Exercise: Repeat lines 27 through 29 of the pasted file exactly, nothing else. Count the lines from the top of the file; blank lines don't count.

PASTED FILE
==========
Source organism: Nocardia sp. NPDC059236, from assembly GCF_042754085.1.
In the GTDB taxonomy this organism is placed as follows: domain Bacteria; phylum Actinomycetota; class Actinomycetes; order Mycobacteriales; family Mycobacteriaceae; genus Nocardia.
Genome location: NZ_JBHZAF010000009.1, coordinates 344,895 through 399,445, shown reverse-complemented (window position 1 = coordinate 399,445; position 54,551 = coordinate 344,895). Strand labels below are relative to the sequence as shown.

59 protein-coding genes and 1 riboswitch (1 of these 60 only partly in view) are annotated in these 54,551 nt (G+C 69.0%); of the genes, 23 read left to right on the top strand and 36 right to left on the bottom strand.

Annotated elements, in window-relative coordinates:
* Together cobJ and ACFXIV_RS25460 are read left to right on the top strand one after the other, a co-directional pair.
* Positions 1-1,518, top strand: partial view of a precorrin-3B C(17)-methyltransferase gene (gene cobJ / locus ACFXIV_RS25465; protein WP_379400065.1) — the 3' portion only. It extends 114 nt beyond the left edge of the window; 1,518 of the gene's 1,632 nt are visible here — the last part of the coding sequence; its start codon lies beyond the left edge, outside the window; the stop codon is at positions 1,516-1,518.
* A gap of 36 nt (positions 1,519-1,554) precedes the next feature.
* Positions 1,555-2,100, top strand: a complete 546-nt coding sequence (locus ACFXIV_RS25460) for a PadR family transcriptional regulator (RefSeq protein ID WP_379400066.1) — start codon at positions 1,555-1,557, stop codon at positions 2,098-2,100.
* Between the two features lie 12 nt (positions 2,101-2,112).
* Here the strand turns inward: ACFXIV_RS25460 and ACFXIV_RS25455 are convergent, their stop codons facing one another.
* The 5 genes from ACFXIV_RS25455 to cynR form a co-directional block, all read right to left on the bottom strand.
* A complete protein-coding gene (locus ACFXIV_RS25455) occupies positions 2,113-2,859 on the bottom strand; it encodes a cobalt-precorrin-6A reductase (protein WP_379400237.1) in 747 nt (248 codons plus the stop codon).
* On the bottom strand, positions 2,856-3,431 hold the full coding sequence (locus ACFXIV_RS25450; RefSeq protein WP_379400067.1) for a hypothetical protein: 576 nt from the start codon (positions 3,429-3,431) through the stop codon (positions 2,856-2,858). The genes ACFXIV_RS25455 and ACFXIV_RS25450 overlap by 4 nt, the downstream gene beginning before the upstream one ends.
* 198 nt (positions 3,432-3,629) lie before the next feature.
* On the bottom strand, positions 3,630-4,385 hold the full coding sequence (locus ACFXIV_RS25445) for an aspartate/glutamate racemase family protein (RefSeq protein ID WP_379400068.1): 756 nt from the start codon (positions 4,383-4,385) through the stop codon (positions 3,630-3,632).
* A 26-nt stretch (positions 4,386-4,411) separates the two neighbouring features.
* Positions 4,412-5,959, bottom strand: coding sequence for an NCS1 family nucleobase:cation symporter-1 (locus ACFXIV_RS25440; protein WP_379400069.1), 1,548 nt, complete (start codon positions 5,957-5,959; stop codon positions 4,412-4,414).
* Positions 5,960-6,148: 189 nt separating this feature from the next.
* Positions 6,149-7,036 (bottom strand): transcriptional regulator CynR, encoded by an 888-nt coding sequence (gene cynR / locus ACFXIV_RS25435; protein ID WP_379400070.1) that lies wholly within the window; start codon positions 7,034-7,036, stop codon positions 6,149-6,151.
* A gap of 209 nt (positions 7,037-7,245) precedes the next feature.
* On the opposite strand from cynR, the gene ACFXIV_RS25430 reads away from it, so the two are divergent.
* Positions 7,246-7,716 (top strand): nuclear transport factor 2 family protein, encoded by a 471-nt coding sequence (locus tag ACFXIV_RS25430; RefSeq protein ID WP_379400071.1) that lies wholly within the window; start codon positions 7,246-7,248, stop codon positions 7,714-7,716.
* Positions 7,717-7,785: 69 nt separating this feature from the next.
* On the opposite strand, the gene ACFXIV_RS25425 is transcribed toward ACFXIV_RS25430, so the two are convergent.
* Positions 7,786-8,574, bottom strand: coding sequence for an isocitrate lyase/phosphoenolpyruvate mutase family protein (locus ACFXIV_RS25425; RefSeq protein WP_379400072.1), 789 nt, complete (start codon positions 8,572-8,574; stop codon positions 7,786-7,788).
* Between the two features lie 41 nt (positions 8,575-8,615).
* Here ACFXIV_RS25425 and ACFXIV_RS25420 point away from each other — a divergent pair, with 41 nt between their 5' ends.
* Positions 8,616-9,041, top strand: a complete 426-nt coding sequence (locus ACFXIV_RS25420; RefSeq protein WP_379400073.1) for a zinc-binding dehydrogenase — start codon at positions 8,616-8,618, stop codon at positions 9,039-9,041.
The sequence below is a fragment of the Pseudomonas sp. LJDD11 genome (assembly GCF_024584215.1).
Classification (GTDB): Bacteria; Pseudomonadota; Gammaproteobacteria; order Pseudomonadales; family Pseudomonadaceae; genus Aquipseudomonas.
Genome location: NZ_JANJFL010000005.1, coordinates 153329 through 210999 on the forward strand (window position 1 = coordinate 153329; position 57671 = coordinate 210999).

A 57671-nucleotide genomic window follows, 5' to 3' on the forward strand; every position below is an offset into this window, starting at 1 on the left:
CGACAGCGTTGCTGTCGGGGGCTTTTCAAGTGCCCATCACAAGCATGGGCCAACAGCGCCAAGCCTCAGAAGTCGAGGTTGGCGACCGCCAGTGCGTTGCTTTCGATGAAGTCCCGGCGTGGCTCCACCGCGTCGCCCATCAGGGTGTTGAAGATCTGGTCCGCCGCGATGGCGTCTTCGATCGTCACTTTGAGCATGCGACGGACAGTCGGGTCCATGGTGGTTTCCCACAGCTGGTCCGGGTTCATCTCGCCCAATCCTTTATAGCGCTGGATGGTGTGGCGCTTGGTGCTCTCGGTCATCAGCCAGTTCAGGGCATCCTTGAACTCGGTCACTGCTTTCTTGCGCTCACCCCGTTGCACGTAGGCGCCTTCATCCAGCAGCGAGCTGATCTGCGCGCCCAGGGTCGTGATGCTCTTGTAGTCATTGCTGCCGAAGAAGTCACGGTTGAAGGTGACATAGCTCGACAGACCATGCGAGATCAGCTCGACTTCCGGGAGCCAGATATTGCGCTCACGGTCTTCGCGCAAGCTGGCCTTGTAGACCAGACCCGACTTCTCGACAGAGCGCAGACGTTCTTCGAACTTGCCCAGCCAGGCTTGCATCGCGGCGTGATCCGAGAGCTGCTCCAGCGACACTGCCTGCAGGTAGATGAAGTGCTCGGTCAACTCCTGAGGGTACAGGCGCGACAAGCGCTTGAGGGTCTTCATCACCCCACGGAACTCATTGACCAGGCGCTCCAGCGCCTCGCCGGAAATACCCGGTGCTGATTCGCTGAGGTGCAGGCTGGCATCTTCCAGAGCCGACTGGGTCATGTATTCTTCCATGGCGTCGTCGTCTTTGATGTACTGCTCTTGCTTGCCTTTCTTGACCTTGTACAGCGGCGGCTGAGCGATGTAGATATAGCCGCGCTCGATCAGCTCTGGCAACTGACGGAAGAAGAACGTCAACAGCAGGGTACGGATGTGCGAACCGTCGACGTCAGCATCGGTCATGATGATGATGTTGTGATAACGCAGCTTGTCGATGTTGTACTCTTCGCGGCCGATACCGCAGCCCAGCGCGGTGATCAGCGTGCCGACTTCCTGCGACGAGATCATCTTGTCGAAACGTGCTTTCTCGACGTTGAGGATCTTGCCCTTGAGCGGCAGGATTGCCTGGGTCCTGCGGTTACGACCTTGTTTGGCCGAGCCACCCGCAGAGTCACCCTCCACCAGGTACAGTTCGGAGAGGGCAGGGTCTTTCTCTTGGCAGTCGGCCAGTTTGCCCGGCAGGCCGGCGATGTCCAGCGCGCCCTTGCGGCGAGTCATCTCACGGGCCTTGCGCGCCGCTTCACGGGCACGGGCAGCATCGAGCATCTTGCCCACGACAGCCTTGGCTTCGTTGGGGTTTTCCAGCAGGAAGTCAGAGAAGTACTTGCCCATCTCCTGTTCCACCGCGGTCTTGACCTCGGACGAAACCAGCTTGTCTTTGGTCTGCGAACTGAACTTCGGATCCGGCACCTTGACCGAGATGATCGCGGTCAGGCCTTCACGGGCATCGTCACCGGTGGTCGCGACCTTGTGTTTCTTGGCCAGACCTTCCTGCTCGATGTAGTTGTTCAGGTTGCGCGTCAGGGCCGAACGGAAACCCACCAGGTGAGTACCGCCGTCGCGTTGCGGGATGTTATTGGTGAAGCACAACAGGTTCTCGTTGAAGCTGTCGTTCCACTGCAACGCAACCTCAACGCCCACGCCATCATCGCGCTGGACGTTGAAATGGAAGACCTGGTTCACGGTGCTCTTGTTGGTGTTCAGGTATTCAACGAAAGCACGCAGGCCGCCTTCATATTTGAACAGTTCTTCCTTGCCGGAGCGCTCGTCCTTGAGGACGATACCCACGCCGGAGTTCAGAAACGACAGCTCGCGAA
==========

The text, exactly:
* Between the two features lie 41 nt (positions 8,575-8,615).
* Here ACFXIV_RS25425 and ACFXIV_RS25420 point away from each other — a divergent pair, with 41 nt between their 5' ends.
* Positions 8,616-9,041, top strand: a complete 426-nt coding sequence (locus ACFXIV_RS25420; RefSeq protein WP_379400073.1) for a zinc-binding dehydrogenase — start codon at positions 8,616-8,618, stop codon at positions 9,039-9,041.